A new attitude

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Maria Victoria Rufino

Beyond Brushstrokes


The period of prolonged isolation has been a time for reflection, grace, and transformation. A counselor explained that one’s attitude and lifestyle would change. We cannot go back to the old normal.

The focus is survival. It has been a very difficult and uncertain time for all of us on various levels.

On the practical side, there are financial issues — business matters and job security, and the major economic downturn, recession.

We have to adjust our way of thinking and doing things to a new, impersonal lifestyle. We all have to learn about computers for Zoom meetings, online classes, banking, and e-commerce. The personal touch is now absent — at least for the next six months.

How can people cope with the crisis?

Through nutritious food, vitamins, sunlight, and exercise for one’s physical well being. There are books, culture and art, music, poetry, prayer and meditation for the mental and spiritual side.

Among the art forms relevant to this particular time of liminal space is the mandala, “circle” in Sanskrit. Mandala art is a process of self-expression for personal growth and spiritual transformation. The art has symbols that are sketched or painted within a circular frame.

Living in a stressful environment requires a coping mechanism. There are survival patterns that keep us afloat during normal days and there are subroutines for critical times.

We often carry photos of family and friends on our mobile phones. We display special framed pictures at home and the office. The photos remind us of our loved ones and how we feel when they are around us. This practice gives us a sense of connection, “rootedness” and support during times of uncertainty and distress. Especially when one is alone and isolated from the family. We can feel a sense of security that inspires us to do acts of generosity, good will, and kindness. Our essential values and the priorities become clear.

Mirrors allow us to peek at our appearance and assure us that we look ready to face the world when we go out.

Photos and mirrors are reflections of what usually remain outside our field of awareness. Mandala art is, in a way, similar to these familiar objects. It gives us reflections of the inner world — our heart and soul.

The mandala connects us to our real self — in basic ways. It helps us understand the meaning of certain life experiences. We can learn to create and interpret them.

Native or indigenous people, for example, use the medicine wheel to connect to “earth energies and the wisdom of nature.”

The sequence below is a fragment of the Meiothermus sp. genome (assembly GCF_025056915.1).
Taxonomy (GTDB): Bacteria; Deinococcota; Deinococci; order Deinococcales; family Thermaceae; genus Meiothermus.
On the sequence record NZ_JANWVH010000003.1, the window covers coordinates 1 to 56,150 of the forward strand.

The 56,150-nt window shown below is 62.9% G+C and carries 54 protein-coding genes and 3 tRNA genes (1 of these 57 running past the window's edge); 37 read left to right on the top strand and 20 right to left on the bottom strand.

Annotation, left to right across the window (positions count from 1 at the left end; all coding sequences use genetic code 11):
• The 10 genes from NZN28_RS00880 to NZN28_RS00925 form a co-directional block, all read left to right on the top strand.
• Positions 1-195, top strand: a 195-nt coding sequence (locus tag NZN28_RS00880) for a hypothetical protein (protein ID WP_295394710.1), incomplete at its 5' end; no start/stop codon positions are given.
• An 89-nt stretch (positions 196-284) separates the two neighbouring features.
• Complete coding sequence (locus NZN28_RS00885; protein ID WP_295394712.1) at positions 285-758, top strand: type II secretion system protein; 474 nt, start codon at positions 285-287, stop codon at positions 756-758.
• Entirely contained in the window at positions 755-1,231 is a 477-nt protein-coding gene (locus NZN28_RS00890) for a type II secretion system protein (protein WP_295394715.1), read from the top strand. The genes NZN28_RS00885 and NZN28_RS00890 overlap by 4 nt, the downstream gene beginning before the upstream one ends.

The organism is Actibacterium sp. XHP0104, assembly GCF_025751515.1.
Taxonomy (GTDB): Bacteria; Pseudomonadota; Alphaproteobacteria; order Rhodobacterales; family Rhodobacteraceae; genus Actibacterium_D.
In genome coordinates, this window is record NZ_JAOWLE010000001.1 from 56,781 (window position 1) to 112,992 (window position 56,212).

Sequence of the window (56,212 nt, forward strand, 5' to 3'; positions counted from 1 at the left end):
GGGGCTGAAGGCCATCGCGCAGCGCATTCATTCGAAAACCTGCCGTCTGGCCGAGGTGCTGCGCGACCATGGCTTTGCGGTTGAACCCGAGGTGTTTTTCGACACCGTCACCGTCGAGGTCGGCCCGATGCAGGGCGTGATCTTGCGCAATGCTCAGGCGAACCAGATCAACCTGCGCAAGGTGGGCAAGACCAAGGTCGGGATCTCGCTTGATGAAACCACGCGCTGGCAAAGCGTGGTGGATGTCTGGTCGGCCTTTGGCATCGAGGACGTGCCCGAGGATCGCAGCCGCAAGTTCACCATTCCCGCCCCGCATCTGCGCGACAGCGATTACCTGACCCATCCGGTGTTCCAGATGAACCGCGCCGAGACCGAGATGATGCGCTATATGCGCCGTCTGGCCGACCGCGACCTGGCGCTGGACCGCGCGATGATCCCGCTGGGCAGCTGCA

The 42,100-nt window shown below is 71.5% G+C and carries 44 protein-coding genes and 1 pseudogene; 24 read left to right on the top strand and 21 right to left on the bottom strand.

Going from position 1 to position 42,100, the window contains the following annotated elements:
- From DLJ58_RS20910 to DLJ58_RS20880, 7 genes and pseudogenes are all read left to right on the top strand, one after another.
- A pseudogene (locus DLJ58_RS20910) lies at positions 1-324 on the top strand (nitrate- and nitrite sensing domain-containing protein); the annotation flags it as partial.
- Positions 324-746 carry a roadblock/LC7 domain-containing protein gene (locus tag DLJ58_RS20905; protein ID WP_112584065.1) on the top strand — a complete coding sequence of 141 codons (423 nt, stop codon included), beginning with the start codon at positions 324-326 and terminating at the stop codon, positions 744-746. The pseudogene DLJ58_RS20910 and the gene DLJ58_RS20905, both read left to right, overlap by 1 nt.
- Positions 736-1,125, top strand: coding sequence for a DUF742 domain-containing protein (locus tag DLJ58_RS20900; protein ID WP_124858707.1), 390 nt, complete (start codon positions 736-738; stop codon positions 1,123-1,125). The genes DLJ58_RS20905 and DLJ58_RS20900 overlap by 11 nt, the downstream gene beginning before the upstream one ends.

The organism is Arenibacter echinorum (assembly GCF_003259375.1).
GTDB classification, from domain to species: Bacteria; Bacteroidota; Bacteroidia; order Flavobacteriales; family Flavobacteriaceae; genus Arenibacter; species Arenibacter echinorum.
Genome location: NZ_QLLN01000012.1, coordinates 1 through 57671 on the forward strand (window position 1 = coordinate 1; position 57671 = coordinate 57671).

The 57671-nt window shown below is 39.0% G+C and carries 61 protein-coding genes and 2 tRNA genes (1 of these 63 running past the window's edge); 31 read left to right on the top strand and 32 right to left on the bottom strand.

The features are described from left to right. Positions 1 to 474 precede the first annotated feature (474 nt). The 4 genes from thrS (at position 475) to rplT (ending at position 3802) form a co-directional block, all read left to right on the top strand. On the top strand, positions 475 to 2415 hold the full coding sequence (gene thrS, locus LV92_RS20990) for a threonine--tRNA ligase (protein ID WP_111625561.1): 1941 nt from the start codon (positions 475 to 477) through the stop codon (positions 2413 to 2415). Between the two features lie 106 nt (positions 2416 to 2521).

The central point of focus is within. Mandala art starts with a symbol — a flower or the sun or a star — from which radiates a symmetrical design. It is the center within each of us and to which everything else is related. The round shape brings us to wholeness. In psychology, it is called the “Higher Self.”

We use the imagination to see the inner self. We play with symbols and images as we move away from a cognitive, intellectual frame. Thus, we enter an expanded sense of awareness.

The imagination helps us see our inner energies. The rational self cannot perceive this part. We have multiple drives, desires, hopes, fears, latent or hidden abilities and psychic wounds. All feelings should be acknowledged and consciously worked on. It is the way to synthesize our physical, personal and spiritual needs for growth.

We cannot see the unconscious. The mandala provides a psychic mirror to show the complex collections of elements and dynamic forces within. “Psychosynthesis” is a psychological and educational approach to human development.” In the last century, Italian psychologist Dr. Roberto Assagioli explained how we could heal and develop. The human unconscious has three levels that mandala art can explore.

Creating a mandala is simple. The first step is to draw a circle on a sheet of paper. Fill the circle spontaneously, intuitively. The drawing or doodle will emerge in an unpredictable way. We can fill the circle with special images after deep relaxation. We can capture some important scenes or fascinating objects from nature.

The mandala is a basic tool of integration. The symbols represent part of ourselves. The mental patterns are in the forms. Feelings are in the colors. The body is involved in the act of drawing.

The complete mandala is always interesting and beautiful. It is a holistic snapshot of what is happening in our reality.

This art form is valuable when we shift from our concerns and worries to connect with our inner space. The process is relaxing, refreshing, energizing, surprising.

The mandala art is a private process of self-confrontation. It helps us connect, accept and love from the center of our being known as the Higher Self. It reveals the blocked energies and celebrates the inspired successes and events that have touched us deeply.

We should discover the source and nourish our inner wisdom. It is the part that often struggles to live freely and create self-expression.

We search for the meaning of our own experiences and try to understand what it all means.

These artworks are powerful images to share with others.

It is one of the most creative ways to connect directly within, to heal our wounds, to nurture our potential.

Finally, it can transform our attitude about life and how we can move forward into the unchartered waters.


Maria Victoria Rufino is an artist, writer and businesswoman. She is president and executive producer of Maverick Productions.